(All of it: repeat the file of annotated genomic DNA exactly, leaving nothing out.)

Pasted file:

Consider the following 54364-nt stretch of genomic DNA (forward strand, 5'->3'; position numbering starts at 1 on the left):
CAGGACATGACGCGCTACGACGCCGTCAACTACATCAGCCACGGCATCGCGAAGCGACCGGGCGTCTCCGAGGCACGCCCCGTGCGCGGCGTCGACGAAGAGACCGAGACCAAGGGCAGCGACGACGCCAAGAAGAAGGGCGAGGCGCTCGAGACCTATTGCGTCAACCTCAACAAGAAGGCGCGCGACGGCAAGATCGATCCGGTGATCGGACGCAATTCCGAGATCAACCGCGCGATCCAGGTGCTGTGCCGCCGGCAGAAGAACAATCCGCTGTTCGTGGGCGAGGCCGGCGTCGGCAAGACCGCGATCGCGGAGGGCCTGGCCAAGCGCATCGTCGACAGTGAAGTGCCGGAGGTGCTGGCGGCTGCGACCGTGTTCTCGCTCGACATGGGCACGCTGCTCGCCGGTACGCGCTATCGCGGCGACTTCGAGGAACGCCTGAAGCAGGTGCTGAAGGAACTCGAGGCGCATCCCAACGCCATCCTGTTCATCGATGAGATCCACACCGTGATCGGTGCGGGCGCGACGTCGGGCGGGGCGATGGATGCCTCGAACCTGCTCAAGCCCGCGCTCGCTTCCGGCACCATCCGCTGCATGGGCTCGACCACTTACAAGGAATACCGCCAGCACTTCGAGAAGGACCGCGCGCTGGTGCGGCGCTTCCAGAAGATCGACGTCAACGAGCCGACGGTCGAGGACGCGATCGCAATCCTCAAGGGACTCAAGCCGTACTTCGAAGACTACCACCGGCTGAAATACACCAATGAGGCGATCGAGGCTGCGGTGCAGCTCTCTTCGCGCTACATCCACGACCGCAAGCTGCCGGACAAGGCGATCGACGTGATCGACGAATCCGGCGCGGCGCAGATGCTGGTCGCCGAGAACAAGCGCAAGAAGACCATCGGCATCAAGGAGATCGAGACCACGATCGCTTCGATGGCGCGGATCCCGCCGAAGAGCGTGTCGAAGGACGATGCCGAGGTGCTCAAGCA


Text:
Consider the following 54364-nt stretch of genomic DNA (forward strand, 5'->3'; position numbering starts at 1 on the left):
CAGGACATGACGCGCTACGACGCCGTCAACTACATCAGCCACGGCATCGCGAAGCGACCGGGCGTCTCCGAGGCACGCCCCGTGCGCGGCGTCGACGAAGAGACCGAGACCAAGGGCAGCGACGACGCCAAGAAGAAGGGCGAGGCGCTCGAGACCTATTGCGTCAACCTCAACAAGAAGGCGCGCGACGGCAAGATCGATCCGGTGATCGGACGCAATTCCGAGATCAACCGCGCGATCCAGGTGCTGTGCCGCCGGCAGAAGAACAATCCGCTGTTCGTGGGCGAGGCCGGCGTCGGCAAGACCGCGATCGCGGAGGGCCTGGCCAAGCGCATCGTCGACAGTGAAGTGCCGGAGGTGCTGGCGGCTGCGACCGTGTTCTCGCTCGACATGGGCACGCTGCTCGCCGGTACGCGCTATCGCGGCGACTTCGAGGAACGCCTGAAGCAGGTGCTGAAGGAACTCGAGGCGCATCCCAACGCCATCCTGTTCATCGATGAGATCCACACCGTGATCGGTGCGGGCGCGACGTCGGGCGGGGCGATGGATGCCTCGAACCTGCTCAAGCCCGCGCTCGCTTCCGGCACCATCCGCTGCATGGGCTCGACCACTTACAAGGAATACCGCCAGCACTTCGAGAAGGACCGCGCGCTGGTGCGGCGCTTCCAGAAGATCGACGTCAACGAGCCGACGGTCGAGGACGCGATCGCAATCCTCAAGGGACTCAAGCCGTACTTCGAAGACTACCACCGGCTGAAATACACCAATGAGGCGATCGAGGCTGCGGTGCAGCTCTCTTCGCGCTACATCCACGACCGCAAGCTGCCGGACAAGGCGATCGACGTGATCGACGAATCCGGCGCGGCGCAGATGCTGGTCGCCGAGAACAAGCGCAAGAAGACCATCGGCATCAAGGAGATCGAGACCACGATCGCTTCGATGGCGCGGATCCCGCCGAAGAGCGTGTCGAAGGACGATGCCGAGGTGCTCAAGCA